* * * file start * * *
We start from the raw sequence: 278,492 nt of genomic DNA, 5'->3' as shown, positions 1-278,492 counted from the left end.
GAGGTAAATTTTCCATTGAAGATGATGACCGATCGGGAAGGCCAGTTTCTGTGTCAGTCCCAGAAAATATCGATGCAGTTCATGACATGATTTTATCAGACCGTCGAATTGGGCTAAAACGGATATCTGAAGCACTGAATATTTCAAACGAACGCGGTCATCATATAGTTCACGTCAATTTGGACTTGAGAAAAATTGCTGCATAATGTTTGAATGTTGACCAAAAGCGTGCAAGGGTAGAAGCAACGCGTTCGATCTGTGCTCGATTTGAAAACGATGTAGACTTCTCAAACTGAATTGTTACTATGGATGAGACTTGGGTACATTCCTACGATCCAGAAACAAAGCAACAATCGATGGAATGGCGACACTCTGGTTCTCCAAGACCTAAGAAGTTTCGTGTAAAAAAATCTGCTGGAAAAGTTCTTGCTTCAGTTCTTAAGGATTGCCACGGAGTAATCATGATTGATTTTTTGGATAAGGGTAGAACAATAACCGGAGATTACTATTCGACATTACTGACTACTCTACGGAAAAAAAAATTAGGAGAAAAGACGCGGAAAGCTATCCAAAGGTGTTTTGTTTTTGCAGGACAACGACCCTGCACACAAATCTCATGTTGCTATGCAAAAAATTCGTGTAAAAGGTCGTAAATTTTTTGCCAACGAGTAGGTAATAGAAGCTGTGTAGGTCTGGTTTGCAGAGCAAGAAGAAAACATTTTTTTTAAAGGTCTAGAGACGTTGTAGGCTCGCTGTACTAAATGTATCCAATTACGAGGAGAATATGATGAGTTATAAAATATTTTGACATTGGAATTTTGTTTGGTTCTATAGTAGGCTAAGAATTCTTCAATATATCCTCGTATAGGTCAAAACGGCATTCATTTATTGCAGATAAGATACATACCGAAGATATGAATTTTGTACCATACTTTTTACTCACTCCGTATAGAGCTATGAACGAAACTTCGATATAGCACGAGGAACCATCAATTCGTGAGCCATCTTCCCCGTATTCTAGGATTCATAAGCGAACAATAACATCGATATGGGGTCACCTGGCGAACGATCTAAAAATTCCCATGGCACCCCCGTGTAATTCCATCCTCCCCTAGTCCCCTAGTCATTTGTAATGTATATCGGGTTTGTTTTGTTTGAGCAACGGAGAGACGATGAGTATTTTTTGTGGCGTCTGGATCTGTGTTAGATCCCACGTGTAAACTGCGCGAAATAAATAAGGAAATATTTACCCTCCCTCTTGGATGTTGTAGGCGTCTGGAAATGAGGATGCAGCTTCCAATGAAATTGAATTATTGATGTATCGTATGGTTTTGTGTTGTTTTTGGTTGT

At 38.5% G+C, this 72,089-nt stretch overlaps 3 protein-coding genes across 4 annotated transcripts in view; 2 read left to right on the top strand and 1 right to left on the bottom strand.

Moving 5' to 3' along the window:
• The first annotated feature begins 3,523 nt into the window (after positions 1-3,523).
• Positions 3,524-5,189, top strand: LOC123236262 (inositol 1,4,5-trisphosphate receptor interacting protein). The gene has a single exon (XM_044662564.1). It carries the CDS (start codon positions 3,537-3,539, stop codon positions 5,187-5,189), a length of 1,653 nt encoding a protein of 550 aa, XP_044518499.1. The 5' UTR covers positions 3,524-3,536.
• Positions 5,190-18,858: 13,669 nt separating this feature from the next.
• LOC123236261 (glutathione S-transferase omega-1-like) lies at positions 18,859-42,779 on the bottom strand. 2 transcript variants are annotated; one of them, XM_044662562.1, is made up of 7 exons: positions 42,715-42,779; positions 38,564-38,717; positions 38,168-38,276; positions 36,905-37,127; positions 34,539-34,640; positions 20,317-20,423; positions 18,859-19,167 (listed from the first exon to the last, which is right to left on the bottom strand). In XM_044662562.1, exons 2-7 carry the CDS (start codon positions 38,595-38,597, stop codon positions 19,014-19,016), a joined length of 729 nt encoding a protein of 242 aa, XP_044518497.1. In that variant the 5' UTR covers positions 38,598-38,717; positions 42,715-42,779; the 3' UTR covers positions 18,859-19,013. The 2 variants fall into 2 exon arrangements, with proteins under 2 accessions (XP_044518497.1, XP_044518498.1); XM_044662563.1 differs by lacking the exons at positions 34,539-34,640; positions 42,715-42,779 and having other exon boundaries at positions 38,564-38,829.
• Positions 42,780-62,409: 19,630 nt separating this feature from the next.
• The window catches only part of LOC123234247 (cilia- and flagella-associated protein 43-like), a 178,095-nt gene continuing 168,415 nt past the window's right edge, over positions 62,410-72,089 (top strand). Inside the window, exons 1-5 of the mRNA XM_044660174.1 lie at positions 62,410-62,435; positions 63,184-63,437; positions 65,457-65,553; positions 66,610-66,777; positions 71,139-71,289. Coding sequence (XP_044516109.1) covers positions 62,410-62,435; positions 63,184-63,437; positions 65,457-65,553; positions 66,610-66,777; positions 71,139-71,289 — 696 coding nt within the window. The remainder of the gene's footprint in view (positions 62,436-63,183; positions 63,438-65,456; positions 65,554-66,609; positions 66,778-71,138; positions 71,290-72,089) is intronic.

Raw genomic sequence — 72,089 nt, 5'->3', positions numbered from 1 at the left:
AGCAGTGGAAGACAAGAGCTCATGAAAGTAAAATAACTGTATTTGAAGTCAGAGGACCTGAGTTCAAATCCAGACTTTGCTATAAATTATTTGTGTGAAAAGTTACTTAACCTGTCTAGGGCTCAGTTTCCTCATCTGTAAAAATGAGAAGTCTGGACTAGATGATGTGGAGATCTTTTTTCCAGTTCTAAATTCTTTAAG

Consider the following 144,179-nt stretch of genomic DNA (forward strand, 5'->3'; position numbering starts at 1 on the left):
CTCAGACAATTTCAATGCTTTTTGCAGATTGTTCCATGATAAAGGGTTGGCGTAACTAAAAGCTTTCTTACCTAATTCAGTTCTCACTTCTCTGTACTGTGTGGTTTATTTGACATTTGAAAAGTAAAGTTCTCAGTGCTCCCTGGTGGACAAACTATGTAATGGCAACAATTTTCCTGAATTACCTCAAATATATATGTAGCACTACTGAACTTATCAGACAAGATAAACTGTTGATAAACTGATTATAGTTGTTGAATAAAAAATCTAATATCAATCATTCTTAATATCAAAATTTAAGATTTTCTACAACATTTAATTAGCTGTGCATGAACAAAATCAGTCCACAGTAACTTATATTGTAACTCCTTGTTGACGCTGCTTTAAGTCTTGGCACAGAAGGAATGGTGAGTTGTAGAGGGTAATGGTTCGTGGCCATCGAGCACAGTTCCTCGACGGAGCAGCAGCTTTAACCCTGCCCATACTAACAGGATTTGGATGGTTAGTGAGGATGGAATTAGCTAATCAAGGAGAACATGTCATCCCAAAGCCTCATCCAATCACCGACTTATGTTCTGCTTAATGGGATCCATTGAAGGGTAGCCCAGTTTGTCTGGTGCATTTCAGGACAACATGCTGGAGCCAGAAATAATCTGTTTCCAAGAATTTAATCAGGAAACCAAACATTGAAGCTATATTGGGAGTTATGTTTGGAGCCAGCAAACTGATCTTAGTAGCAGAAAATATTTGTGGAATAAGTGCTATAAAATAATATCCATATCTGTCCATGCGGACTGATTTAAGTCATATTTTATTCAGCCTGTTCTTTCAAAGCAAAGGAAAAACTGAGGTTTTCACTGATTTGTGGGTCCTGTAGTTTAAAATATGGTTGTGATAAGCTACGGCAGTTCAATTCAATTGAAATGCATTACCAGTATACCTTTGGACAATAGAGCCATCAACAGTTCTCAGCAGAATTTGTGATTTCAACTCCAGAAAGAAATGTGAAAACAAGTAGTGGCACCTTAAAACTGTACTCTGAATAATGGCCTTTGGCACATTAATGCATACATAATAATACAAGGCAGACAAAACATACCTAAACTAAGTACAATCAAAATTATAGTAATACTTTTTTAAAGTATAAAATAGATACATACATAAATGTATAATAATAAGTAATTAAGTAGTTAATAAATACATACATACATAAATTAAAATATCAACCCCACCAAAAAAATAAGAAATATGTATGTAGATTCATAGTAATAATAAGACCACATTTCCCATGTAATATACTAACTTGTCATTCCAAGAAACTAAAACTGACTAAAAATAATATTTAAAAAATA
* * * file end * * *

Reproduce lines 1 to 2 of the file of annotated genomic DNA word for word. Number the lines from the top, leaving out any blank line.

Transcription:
We start from the raw sequence: 278,492 nt of genomic DNA, 5'->3' as shown, positions 1-278,492 counted from the left end.
GAGGTAAATTTTCCATTGAAGATGATGACCGATCGGGAAGGCCAGTTTCTGTGTCAGTCCCAGAAAATATCGATGCAGTTCATGACATGATTTTATCAGACCGTCGAATTGGGCTAAAACGGATATCTGAAGCACTGAATATTTCAAACGAACGCGGTCATCATATAGTTCACGTCAATTTGGACTTGAGAAAAATTGCTGCATAATGTTTGAATGTTGACCAAAAGCGTGCAAGGGTAGAAGCAACGCGTTCGATCTGTGCTCGATTTGAAAACGATGTAGACTTCTCAAACTGAATTGTTACTATGGATGAGACTTGGGTACATTCCTACGATCCAGAAACAAAGCAACAATCGATGGAATGGCGACACTCTGGTTCTCCAAGACCTAAGAAGTTTCGTGTAAAAAAATCTGCTGGAAAAGTTCTTGCTTCAGTTCTTAAGGATTGCCACGGAGTAATCATGATTGATTTTTTGGATAAGGGTAGAACAATAACCGGAGATTACTATTCGACATTACTGACTACTCTACGGAAAAAAAAATTAGGAGAAAAGACGCGGAAAGCTATCCAAAGGTGTTTTGTTTTTGCAGGACAACGACCCTGCACACAAATCTCATGTTGCTATGCAAAAAATTCGTGTAAAAGGTCGTAAATTTTTTGCCAACGAGTAGGTAATAGAAGCTGTGTAGGTCTGGTTTGCAGAGCAAGAAGAAAACATTTTTTTTAAAGGTCTAGAGACGTTGTAGGCTCGCTGTACTAAATGTATCCAATTACGAGGAGAATATGATGAGTTATAAAATATTTTGACATTGGAATTTTGTTTGGTTCTATAGTAGGCTAAGAATTCTTCAATATATCCTCGTATAGGTCAAAACGGCATTCATTTATTGCAGATAAGATACATACCGAAGATATGAATTTTGTACCATACTTTTTACTCACTCCGTATAGAGCTATGAACGAAACTTCGATATAGCACGAGGAACCATCAATTCGTGAGCCATCTTCCCCGTATTCTAGGATTCATAAGCGAACAATAACATCGATATGGGGTCACCTGGCGAACGATCTAAAAATTCCCATGGCACCCCCGTGTAATTCCATCCTCCCCTAGTCCCCTAGTCATTTGTAATGTATATCGGGTTTGTTTTGTTTGAGCAACGGAGAGACGATGAGTATTTTTTGTGGCGTCTGGATCTGTGTTAGATCCCACGTGTAAACTGCGCGAAATAAATAAGGAAATATTTACCCTCCCTCTTGGATGTTGTAGGCGTCTGGAAATGAGGATGCAGCTTCCAATGAAATTGAATTATTGATGTATCGTATGGTTTTGTGTTGTTTTTGGTTGT